Decoding the ageing process

Scientists are beginning to decode the complex biology of ageing and are optimistic that recent advances in research may lead to treatments that can slow or even reverse degeneration and disease.

By (AFP)

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Published: Sat 19 Nov 2011, 10:05 PM

Last updated: Tue 7 Apr 2015, 8:40 AM

“We are seeing a major change, very important developments and real therapeutic efforts to try to treat age-related illnesses,” said Norman Sharpless, professor of medicine and genetics at the University of North Carolina.

“It’s a very exciting time in aeing research,” said Sharpless, of the Lineberger Comprehensive Cancer Center in the university’s school of medicine, citing recent studies in France and the US.

The French research, led by Jean-Marc Lemaitre at the Functional Genomics Institute, published in October, shows cells from elderly donors can be rejuvenated as stem cells, erasing the ravages of age and proving that ageing is reversible.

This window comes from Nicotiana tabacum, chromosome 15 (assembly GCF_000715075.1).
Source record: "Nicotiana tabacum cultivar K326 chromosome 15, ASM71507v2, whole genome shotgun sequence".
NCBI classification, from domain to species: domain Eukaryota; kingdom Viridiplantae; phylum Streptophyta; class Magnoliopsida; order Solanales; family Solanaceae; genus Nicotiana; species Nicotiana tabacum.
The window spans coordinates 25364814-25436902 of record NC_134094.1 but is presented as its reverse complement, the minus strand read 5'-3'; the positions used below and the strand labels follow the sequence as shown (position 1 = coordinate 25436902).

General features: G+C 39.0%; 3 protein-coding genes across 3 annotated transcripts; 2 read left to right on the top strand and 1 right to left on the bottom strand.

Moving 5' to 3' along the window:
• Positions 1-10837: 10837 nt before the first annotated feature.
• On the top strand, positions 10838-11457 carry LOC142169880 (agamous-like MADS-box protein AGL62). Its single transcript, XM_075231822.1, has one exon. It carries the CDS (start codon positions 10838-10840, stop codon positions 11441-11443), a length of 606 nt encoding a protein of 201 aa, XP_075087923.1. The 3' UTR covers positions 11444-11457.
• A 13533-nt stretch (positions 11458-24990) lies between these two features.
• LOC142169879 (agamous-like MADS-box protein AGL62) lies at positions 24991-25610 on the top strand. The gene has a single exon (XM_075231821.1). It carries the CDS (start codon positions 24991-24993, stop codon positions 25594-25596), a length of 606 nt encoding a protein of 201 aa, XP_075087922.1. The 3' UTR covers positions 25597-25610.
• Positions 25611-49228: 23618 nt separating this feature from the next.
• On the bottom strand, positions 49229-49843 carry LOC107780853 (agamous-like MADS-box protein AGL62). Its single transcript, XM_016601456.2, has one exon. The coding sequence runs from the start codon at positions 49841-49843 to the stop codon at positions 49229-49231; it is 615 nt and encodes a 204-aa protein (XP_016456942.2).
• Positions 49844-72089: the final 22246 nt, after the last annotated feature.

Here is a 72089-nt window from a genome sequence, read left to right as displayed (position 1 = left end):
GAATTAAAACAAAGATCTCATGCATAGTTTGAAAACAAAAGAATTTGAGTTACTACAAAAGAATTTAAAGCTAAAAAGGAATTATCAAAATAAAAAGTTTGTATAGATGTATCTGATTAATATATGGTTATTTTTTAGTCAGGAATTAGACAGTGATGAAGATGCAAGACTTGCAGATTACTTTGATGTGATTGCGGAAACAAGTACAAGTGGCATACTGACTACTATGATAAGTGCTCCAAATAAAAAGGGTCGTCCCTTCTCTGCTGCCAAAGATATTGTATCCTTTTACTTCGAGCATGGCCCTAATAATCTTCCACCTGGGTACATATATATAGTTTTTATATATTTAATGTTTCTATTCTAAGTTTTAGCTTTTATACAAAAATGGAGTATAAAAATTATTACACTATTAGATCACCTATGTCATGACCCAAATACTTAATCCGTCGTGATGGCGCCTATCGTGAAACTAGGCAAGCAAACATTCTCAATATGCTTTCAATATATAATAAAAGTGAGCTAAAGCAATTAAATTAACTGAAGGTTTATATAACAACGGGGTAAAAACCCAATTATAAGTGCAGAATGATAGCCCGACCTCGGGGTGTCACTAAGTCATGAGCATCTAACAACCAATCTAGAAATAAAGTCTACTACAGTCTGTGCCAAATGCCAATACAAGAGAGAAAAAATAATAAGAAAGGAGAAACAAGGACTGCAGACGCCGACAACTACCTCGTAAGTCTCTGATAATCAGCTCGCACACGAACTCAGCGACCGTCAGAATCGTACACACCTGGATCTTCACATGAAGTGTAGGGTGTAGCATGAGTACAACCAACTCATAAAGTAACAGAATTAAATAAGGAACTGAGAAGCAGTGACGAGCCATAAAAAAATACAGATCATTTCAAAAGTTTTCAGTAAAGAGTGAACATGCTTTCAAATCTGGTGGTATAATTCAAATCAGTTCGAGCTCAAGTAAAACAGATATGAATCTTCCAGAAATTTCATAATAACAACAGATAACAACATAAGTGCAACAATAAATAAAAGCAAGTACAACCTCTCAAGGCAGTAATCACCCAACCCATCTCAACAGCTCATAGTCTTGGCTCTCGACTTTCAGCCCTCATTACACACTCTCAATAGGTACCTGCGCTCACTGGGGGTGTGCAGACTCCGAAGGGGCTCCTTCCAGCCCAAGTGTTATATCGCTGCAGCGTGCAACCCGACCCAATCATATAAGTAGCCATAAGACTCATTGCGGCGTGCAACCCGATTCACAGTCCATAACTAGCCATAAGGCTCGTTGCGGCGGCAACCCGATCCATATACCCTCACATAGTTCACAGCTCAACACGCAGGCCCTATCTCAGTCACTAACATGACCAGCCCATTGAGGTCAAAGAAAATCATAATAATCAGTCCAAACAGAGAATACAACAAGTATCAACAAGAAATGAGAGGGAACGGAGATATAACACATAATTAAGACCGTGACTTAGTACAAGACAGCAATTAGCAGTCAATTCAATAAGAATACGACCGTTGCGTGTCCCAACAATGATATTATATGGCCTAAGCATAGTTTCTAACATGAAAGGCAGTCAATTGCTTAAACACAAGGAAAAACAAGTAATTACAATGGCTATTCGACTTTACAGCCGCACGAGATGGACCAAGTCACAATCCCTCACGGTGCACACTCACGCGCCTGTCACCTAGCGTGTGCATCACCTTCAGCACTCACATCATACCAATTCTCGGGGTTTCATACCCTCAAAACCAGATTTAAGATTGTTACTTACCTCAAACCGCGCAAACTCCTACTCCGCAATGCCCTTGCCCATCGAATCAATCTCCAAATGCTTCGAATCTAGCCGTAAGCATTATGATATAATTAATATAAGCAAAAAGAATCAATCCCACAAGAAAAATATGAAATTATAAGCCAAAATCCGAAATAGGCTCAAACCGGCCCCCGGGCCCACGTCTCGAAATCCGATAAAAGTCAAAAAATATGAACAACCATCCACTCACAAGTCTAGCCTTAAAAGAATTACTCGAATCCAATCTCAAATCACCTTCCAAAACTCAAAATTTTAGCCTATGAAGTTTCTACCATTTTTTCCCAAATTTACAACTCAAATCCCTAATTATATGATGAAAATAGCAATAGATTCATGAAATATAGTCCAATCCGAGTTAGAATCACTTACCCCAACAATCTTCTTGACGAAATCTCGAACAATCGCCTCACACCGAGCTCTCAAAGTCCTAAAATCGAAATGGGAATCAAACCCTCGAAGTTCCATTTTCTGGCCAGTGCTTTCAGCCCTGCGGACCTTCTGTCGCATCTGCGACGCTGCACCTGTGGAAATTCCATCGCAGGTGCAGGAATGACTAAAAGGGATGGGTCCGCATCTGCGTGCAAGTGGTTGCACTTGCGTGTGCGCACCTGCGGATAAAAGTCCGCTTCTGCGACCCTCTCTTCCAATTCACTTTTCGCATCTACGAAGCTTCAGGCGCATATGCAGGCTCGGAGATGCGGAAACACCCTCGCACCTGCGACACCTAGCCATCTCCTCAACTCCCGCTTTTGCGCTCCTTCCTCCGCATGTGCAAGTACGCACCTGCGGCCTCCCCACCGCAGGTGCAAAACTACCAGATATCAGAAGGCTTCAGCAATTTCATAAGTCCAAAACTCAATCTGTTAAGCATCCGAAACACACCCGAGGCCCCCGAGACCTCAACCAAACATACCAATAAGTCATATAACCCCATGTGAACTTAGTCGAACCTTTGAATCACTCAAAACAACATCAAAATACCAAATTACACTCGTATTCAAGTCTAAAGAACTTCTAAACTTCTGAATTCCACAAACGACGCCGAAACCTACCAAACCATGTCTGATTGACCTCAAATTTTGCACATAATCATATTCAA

“It’s a major advance,” Sharpless said, noting that if many age-related diseases such as cancer, cardiovascular problems or Alzheimer’s are to be defeated, regenerative medicine will be required. But he stressed that “cellular therapy is very difficult to develop,” and expectations must be kept in check.

“The way trials work, it is going to be a couple of years before that research is translated into human ageing research because of the risk of cancer frankly,” Sharpless warned. “The worry is while those cells are great, there are some risks for the recipients.”

At the end of 2010 an American study in Boston showed that ageing could be reversed in mice that were treated with telomerase, a naturally occurring enzyme in the body that protects DNA sequences (telomeres) at the end of chromosomes and which shorten cellular ageing.

Judith Campisi, of the Buck Institute for Age Research at the University of California at Berkeley, said the recent research carried out in France and the US bodes well for the future.

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